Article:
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Conjunctivitis (Pink Eye) in Newborns

Neonatal conjunctivitis (pink eye) is a red eye in a newborn caused by infection, irritation, or a blocked tear duct. When caused by an infection, neonatal conjunctivitis can be very serious.

Types of Neonatal Conjunctivitis

The most common types of neonatal conjunctivitis are

  • Inclusion (chlamydial) conjunctivitis,
  • Gonococcal conjunctivitis,
  • Chemical conjunctivitis, and
  • Conjunctivitis caused by other bacteria and by viruses.

Causes of Conjunctivitis in Newborns

Newborn sleepingThe cause of neonatal conjunctivitis is difficult to determine because, in many instances, the signs and symptoms don’t vary by cause.

Conjunctivitis in a newborn may be caused by a blocked tear duct, irritation produced by the topical antimicrobials given at birth, or infection. The mother may be without symptoms (asymptomatic) at the time of delivery, yet she may carry bacteria or viruses that can infect the newborn.

Descriptions of the common causes of neonatal conjunctivitis follow:

  • Inclusion (chlamydial) conjunctivitis
    Inclusion conjunctivitis is caused by the bacterium called Chlamydia trachomatis, which may be passed to the baby during childbirth.
  • Gonococcal conjunctivitis
    Gonococcal conjunctivitis is caused by the bacterium called Neisseria gonorrhoeae. A newborn can be infected with these bacteria during childbirth.
  • Chemical conjunctivitis
    When eye drops are given to newborn children to help prevent a bacterial infection, the newborn’s eye(s) may become irritated. This may be diagnosed as chemical conjunctivitis.
  • Other bacterial and viral conjunctivitis
    Bacteria other than Chlamydia trachomatis and Neisseria gonorrhoeae can cause conjunctivitis in a newborn after the first week of life. Bacteria that normally live in a woman's vagina that are not sexually transmitted can cause neonatal conjunctivitis.

    The viruses that cause genital and oral herpes can also cause neonatal conjunctivitis and severe eye damage. Such viruses may also be passed to the baby during childbirth. However, herpes conjunctivitis is less common than conjunctivitis caused by gonorrhea and chlamydia.
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Signs and Symptoms of Conjunctivitis in Newborns

Newborns with conjunctivitis develop drainage from the eyes within 1 day to 2 weeks after birth. Their eyelids become puffy, red, and tender.

Symptoms of the common causes of neonatal conjunctivitis follow:

  • Inclusion (chlamydial) conjunctivitis
    Symptoms of inclusion conjunctivitis include redness of the eye(s), swelling of the eyelids, and discharge of pus, and are likely to appear 5 to 12 days after birth.
  • Gonococcal conjunctivitis
    Symptoms in a newborn with gonococcal conjunctivitis usually include red eyes, thick pus in the eyes, and swelling of the eyelids. This type of conjunctivitis usually begins about 2 to 4 days after birth.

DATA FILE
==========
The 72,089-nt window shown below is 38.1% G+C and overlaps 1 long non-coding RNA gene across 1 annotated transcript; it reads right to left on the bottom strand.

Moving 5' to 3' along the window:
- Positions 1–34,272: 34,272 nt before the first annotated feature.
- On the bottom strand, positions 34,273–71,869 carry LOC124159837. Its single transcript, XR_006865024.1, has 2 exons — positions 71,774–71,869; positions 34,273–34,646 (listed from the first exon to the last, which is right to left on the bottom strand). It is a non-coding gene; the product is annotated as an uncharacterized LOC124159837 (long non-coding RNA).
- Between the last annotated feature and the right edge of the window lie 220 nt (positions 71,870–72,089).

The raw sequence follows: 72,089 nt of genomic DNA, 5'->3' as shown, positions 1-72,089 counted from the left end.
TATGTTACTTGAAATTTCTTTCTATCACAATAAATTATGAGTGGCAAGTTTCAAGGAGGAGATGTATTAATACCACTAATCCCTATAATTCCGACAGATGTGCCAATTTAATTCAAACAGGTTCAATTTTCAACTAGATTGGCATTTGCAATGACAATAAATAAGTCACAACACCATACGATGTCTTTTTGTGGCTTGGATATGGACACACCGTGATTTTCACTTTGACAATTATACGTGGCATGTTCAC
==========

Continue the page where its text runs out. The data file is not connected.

• Chemical conjunctivitis
    Symptoms of chemical conjunctivitis usually include mildly red eye(s) and some swelling of the eyelids. Symptoms are likely to last for only 24 to 36 hours.
  • Other bacterial and viral conjunctivitis
    Red eye(s) and eyelids swollen with some pus are also typical symptoms of conjunctivitis caused by other bacteria and viruses.
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Prevention and Treatment of Conjunctivitis in Newborns

To prevent neonatal conjunctivitis, most hospitals are required by state law to put drops or ointment in a newborn's eyes to prevent disease. In the past, silver nitrate was used; it has been mostly replaced with antibiotic eye drops, such as erythromycin.

To treat infection, topical antibiotic eye drops and ointments, oral antibiotics, and intravenous (given through a vein) antibiotics are all used, depending on the severity of the infection and the organism responsible for it.

Topical (applied to the eye) and oral or topical and intravenous treatments are sometimes used at the same time. And the newborn’s infected eye may be rinsed with a saline solution to remove the pus that may accumulate.

If the conjunctivitis is caused by a blocked tear duct, gentle warm massage between the eye and nasal area may help. If the blocked tear duct is not cleared by one year of age, surgery may be required.

Treatments for the common causes of neonatal conjunctivitis follow:

  • Inclusion (chlamydial) conjunctivitis
    Oral antibiotics are usually given for treatment of inclusion conjunctivitis.
  • Gonococcal conjunctivitis
    Intravenous (IV) antibiotics will usually be given to the newborn as treatment for gonococcal conjunctivitis. If untreated, corneal ulcerations and blindness may occur.
  • Chemical conjunctivitis
    Since this type of conjunctivitis is caused by chemical irritation, treatment is usually not required. The newborn will usually get better in 24-36 hours.
  • Other bacterial and viral conjunctivitis
    Antibiotic drops or ointments for the eye will usually be given as treatment for conjunctivitis caused by bacteria other than Chlamydia trachomatis and Neisseria gonorrhoeae. For both bacterial and viral conjunctivitis, a warm compress to the eye may relieve swelling and irritation. Be sure to wash hands before and after touching the infected eyes.
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